When talking with auditors directly and speaking with references about their professional services, dig into the availability their team has for responding to questions across the year. The gold standard is that your audit team is a natural extension of your lean department, empathizing with where you’re at and helping you stay ahead of key accounting questions that otherwise might slip under the radar. 

Communication is great 

Again, similar to what you’re looking for in a romantic partner, good communication forms the foundation of a strong relationship with an audit partner. 

Will they proactively provide advice when there are updates to guidance of financial statement disclosure requirements? Will they aid in planning for year-end far in advance? 

The right auditor will play a role in navigating key questions surrounding your business, including nuanced topics like stock based compensation and software capitalization

Your friends love them 

You’ve interviewed auditor candidates on key questions around your current accounting processes, their industry experience, and have a good sense of their approach to communication. 

But like any first date, it can be hard to judge great first impressions versus what commitment will actually look like.

This is where references come into play. 

In an ideal world, your short list of which auditors to vet comes directly recommended from peers in the industry with similar stage companies. 

Absent clear recommendations from peers you know directly, every audit firm is required to have a peer review every 3 years by an independent CPA firm of their audit services. Reviewing the letter of conclusions can be a helpful datapoint. 

Ask for references directly as well. When speaking with references, double click on some of the more challenging areas to vet, like communication norms and a consultative approach.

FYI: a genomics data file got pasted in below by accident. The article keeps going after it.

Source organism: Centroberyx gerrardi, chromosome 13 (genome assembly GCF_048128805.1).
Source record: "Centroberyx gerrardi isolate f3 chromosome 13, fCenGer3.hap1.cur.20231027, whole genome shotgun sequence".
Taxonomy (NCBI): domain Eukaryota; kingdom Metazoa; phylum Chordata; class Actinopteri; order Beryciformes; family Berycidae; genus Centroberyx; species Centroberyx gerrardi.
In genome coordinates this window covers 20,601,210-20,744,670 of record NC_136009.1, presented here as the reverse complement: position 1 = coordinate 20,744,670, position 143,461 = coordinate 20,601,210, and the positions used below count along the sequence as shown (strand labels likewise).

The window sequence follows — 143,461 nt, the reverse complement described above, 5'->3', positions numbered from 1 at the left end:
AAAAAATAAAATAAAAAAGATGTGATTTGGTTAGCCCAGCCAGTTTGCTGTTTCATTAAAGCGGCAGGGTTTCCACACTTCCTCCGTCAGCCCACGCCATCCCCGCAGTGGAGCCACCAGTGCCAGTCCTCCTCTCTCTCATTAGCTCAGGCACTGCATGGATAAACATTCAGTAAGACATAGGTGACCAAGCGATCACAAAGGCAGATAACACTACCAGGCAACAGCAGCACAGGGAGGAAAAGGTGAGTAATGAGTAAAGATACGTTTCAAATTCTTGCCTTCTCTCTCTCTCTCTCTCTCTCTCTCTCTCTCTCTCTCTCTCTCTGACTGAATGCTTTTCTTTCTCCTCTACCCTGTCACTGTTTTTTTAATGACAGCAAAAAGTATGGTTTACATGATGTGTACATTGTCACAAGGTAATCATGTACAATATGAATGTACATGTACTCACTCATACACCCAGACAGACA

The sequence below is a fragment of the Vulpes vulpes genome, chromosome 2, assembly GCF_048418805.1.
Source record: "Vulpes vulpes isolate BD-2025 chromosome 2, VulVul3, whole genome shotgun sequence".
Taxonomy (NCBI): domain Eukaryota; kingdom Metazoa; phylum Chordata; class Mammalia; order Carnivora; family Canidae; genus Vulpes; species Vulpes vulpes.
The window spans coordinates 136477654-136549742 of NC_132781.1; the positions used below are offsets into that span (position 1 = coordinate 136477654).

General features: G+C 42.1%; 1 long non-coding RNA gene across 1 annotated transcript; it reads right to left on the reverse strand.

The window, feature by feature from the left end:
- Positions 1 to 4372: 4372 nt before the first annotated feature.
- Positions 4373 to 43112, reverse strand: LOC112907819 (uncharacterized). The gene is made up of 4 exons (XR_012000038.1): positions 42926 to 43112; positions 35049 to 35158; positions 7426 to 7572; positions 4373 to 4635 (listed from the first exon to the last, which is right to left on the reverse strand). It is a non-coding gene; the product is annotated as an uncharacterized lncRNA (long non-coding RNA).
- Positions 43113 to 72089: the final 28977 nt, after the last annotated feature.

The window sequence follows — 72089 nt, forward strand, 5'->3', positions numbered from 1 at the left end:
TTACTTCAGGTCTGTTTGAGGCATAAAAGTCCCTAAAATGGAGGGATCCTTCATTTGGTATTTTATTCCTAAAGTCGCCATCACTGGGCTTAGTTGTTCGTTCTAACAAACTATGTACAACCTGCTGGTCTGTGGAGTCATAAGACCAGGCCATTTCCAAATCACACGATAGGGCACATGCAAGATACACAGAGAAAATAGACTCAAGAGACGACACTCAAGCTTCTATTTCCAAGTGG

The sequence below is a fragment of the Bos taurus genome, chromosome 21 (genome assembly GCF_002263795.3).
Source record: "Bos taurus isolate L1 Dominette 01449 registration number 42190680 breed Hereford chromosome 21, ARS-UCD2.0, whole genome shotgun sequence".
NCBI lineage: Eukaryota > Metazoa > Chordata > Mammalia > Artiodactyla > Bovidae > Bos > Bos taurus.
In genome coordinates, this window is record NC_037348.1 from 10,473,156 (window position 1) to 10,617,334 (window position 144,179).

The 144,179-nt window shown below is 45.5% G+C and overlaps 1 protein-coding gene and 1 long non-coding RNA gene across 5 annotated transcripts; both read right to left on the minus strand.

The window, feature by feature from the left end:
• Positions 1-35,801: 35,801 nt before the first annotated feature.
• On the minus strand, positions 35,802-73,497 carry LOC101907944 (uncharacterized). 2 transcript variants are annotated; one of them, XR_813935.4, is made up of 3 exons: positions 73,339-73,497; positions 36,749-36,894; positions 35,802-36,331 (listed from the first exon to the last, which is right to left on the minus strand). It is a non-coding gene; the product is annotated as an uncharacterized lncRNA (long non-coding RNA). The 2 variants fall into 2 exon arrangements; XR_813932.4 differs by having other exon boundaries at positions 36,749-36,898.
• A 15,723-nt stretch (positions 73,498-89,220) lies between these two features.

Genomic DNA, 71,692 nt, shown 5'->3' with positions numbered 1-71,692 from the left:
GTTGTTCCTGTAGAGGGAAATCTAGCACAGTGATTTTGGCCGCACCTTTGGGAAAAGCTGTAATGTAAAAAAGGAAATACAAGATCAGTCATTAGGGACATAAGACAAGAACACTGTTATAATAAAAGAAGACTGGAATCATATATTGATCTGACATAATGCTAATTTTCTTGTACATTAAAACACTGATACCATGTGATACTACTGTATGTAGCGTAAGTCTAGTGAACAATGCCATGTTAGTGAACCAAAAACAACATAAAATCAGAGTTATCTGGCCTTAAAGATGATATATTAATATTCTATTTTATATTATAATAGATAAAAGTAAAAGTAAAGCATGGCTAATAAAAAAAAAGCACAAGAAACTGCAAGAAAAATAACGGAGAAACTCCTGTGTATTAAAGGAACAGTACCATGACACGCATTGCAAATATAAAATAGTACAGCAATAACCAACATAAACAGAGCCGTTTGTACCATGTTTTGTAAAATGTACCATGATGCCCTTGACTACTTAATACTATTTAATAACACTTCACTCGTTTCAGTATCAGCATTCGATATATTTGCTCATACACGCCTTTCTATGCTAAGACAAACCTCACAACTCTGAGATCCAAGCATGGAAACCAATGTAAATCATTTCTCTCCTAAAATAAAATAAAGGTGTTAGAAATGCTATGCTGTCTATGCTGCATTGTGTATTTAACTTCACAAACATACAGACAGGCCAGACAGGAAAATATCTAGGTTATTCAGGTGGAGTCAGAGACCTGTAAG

You’re on the same page about long-distance 

Some teams prefer working with auditors remotely. Others prefer being able to grab lunch or stare at the same screen over a cup of coffee in the office. 

Some accounting teams want questions responded to during business hours. Others are already global and off-shore audit firms are a compelling choice. 

Think through what would be most helpful for your company and incorporate remote / in-person, off-shore / domestic into the calculus of audit firm selection. 

They’re tech forward 

Especially if your accounting team handles a high volume of data, think large quantity of transactions or inventory with a significant number of SKUs, selecting an audit partner leveraging tech to streamline testing and processing big data sets can be a major time saver during the audit. 

The Big 4 have all invested in using AI to scan through journal entries to scan for anomalies based on timestamps, frequency, debits and credits which cuts down time spent pulling reports manually. 

Smaller firms are also increasingly investing in systems for risk management and quality control to avoid the need to pull reports and email back and forth to provide everything on a PBC list. 

If you’re using a close automation tool like Numeric, discuss their familiarity with receiving view-only access for self-service to an audit trail of controls, documentation, and substantiation. 

Reduce audit headaches with a clear audit trail

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They’re available when you need them

Whether it’s in a debt covenant, equity rights agreement, or a statutory requirement, there’s likely a deadline for your audit. Work backwards from that deadline to make sure that they can devote enough time and staffing to get the audit completed by then.

As a ballpark, this means setting aside roughly three months and incorporating a buffer for first time audits of around 4 weeks for overages. The first year around there’s naturally a fair amount of “get-to-know-you” time, with their team understanding your data sources, workpapers, and business while you are gradually understanding the working rhythms and questions they may have.

Beyond making sure that together you can confidently meet your deadline, asking about timeline helps you gauge the resourcing they’ll allocate to your team and when.